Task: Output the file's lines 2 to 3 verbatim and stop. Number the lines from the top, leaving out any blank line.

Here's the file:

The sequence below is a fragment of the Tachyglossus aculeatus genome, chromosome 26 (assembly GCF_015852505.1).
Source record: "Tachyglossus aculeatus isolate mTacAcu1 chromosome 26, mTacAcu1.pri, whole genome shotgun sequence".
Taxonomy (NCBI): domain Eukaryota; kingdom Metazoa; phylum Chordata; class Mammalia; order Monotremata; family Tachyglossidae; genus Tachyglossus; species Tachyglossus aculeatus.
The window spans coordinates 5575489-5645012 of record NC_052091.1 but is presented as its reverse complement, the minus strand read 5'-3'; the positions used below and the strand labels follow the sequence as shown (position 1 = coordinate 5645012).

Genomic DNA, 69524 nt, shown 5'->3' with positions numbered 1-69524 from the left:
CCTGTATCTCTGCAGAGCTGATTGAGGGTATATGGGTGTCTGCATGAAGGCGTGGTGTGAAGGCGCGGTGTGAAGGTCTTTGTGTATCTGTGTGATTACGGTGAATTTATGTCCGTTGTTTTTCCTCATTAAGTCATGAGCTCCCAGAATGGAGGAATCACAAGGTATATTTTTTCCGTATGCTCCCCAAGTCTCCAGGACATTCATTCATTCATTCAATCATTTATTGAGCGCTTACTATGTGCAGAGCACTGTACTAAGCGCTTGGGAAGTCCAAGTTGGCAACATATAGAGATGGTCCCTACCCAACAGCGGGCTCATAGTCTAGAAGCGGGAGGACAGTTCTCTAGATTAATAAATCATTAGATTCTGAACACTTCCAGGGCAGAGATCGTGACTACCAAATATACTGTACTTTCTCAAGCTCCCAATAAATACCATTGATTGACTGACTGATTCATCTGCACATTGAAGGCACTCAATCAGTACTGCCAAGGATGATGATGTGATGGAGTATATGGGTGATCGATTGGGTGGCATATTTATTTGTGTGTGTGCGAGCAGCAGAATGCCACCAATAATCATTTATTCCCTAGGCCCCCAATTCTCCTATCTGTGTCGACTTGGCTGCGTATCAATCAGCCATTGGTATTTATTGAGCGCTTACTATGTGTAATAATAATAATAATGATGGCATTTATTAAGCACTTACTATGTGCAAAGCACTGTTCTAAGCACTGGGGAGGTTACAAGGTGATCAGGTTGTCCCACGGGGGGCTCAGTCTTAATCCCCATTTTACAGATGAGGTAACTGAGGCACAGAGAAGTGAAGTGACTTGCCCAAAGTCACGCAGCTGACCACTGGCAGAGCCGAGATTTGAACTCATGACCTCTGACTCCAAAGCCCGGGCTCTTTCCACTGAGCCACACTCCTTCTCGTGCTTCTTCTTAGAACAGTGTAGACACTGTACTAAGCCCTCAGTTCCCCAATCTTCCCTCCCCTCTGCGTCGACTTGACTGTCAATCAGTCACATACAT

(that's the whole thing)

Source record: "Tachyglossus aculeatus isolate mTacAcu1 chromosome 26, mTacAcu1.pri, whole genome shotgun sequence".
Taxonomy (NCBI): domain Eukaryota; kingdom Metazoa; phylum Chordata; class Mammalia; order Monotremata; family Tachyglossidae; genus Tachyglossus; species Tachyglossus aculeatus.